publics translated into a loss of credibility and in the long
run, a loss of stock price.
Page principles
2.) Prove it with Action
You can say something as much as you want, but actions
speak louder than words. From the start, the airlines
communication was very one dimensional. With that, the
airlines response lacked timeliness. While the messages
were consistent, the messages sounded generic and were
direct repeats from the press releases. In addition to this,
besides a brief statement from the CEO stating he plans
to improve pilot training, no actual action has taken place
to insure the safety of the crew and passengers. By U.S.
standards, the airlines failed to prove it with action.
Page principles
3.) Listen to the Customer
Asiana Airlines’ failed to meet the needs of all of its
stakeholders. Based on U.S. norms, Asiana Airlines was not
quick to understand what its listeners wanted or how they felt
about the crash. What were the needs of the stakeholders in
the aftermath of the tragedy? The primary need was providing
a means to get updates about the crash and support for the
passengers. Complaints from victims went left un-responded
too. The company did not consistently provide real-time
updates even as people requested more. As thousands posted
questions on social media, the company did not respond to any
of the questions or provide reassurance about the situation.
The reliance on one-sided communication tarnished the
airlines reputation and credibility. Creating some type of FAQ
about the commonly asked concerns would have helped to
ease the worries of some.
Page principles
4.) Manage for tomorrow.
Asiana Airlines failed to do this. The airlines neglected to
anticipate public reaction to such a crash and the response
to the crash. The opportunity to respond about any potential
crash does not come about suddenly. Crashes are the first
and foremost important thing passengers worry about when
flying. Preparing for such a response, should have come
easier. Asiana Airlines, being a leading international airline,
had the time to do research and to realize the importance of
sensitivity when it comes to global communication. Preplanned crisis communication responses that incorporated
global and local trends and norms would have saved the
airlines such backlash. It would have also made the support
services offered to passengers and crew run smoother.
Page principles
5.) Conduct public relations as if the whole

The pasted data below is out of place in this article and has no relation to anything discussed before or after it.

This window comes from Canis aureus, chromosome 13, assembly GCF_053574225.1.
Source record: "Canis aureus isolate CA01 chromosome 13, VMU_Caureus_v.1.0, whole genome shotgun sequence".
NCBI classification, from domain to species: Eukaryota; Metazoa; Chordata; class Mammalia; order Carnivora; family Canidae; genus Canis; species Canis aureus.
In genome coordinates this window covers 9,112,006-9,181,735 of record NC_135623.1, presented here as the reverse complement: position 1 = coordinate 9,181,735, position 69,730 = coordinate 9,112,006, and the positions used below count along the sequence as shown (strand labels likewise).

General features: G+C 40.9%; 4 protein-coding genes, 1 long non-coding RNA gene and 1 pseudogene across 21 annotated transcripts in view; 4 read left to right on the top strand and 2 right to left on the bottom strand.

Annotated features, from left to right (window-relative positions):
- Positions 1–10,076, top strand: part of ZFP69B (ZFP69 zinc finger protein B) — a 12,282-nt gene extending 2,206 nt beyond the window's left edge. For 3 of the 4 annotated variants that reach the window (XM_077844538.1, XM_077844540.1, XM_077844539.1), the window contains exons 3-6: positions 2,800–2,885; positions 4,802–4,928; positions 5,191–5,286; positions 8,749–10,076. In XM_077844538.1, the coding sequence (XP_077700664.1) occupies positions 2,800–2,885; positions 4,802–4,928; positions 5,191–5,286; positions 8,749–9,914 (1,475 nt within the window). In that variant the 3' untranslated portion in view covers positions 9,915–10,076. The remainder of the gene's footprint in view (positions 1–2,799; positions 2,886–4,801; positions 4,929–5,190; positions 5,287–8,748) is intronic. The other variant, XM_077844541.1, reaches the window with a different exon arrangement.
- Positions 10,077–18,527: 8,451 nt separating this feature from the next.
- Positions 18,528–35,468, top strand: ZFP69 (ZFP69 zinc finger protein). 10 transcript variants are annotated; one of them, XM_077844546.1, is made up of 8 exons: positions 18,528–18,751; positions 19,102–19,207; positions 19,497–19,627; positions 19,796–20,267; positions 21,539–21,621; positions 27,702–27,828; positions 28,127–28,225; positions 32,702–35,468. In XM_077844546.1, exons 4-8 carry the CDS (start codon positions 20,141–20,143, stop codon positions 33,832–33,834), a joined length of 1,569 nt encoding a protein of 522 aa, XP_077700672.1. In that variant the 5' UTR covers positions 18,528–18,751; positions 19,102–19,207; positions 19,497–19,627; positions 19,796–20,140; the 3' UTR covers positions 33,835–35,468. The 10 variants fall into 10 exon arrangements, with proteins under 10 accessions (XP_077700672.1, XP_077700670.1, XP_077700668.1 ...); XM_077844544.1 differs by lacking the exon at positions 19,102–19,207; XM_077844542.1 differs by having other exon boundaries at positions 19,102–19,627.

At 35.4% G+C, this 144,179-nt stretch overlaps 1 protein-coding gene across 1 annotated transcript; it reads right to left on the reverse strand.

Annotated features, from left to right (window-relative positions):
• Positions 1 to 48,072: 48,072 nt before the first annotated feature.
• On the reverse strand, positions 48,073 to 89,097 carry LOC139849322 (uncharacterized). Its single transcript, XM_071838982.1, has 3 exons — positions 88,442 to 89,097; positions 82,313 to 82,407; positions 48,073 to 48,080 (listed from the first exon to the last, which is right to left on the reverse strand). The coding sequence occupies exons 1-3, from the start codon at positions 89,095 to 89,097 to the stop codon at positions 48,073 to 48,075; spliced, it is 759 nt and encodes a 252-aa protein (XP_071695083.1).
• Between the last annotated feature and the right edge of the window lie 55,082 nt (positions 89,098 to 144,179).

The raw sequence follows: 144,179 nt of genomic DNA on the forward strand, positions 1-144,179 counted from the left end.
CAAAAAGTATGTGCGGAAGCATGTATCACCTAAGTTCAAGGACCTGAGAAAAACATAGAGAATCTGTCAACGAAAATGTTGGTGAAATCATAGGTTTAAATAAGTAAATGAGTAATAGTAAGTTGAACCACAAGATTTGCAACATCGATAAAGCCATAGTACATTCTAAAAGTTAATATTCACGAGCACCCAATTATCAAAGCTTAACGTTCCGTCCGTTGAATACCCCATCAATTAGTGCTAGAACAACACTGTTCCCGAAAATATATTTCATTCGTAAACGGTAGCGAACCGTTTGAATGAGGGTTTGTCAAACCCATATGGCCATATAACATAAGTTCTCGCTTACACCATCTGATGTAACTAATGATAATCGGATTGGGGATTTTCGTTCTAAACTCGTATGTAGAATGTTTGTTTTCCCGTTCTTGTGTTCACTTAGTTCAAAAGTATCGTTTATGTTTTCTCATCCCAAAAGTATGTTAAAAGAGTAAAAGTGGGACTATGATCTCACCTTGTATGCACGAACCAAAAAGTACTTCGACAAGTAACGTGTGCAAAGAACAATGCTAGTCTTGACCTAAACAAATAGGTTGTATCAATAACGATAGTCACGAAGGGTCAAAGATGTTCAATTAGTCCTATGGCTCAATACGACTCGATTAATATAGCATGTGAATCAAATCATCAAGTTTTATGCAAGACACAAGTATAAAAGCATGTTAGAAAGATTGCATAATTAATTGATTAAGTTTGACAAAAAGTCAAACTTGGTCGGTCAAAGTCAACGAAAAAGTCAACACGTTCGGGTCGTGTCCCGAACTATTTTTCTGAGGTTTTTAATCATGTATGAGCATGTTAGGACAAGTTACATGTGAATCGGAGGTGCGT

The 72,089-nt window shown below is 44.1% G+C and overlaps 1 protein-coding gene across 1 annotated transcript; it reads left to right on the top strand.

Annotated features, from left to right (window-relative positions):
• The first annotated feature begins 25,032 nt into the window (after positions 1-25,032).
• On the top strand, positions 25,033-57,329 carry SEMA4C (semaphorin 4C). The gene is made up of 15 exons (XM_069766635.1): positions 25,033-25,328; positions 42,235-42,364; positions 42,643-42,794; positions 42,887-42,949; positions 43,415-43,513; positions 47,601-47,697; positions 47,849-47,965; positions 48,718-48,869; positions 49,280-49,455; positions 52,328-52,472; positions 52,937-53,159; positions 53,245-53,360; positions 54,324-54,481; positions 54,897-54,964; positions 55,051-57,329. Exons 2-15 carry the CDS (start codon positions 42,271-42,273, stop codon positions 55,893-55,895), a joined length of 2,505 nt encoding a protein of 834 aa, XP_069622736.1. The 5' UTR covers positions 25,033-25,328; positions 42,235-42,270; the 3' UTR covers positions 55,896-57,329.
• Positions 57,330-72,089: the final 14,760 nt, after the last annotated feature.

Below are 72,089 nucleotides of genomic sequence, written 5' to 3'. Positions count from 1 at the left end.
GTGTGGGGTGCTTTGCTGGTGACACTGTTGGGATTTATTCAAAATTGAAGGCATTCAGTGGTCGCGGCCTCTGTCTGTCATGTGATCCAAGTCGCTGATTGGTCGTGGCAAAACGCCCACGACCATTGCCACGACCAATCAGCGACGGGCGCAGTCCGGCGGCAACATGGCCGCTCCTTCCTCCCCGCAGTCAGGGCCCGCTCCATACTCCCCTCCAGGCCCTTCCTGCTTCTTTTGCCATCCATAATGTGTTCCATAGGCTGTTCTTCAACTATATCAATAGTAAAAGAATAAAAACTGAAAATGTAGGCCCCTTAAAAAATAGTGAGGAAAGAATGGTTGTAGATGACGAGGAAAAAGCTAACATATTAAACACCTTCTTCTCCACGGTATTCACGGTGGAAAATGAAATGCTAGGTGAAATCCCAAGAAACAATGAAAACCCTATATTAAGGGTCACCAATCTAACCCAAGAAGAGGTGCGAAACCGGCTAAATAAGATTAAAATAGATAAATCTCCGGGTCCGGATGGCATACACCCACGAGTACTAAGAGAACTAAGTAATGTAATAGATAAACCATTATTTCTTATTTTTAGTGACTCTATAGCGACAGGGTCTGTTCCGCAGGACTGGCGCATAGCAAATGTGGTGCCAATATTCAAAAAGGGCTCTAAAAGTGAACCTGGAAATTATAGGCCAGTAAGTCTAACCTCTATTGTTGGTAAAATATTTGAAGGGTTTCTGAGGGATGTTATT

company depends on it
Asiana Airlines was one-sided in their public relation
efforts. They even refused outside crisis communication
assistance when it was offered by outside sources. They
have a strong belief in internal communications; however,
this does not take the entire company into account
because Asiana makes more than half of its revenue from
overseas flights. Public relations professionals should be
capable of handling a wide of corporate communication
activities. This was not exemplified from Asiana in the
aftermath of the crash of flight 214.
Page principles
6.) Realize the company’s true character is
expressed by its people
Asiana Airlines supported their employees after the
crash. One of the first press conferences help of Seoul
defended the pilots. In South Korean corporate culture,
or chaebol culture, employees may be inclined to defend
and remain loyal to their employers. However, it’s the
corporations responsibility to uphold the relationship
between quality and trust.
Page principles
7.) Remain calm, patient, and good-humored
In the case of Asiana’s response after the crash, the
media wanted more of a stir from the arline. So in
that respect, Asiana did keep a cool head when
crises erupted. The efforts from the airline
executives were calm and even-keeled. However,
effective corporate communications requires dialog
and conversations during difficult times, which
Asiana failed to do.
Know your audience: be culturally sensitive
and possess cultural intelligence when
communicating to your key audiences
Engage in two-way communications with all
stakeholders – internal, external, and globally
Timing is crucial
Do no under estimate the power of social
Be prepared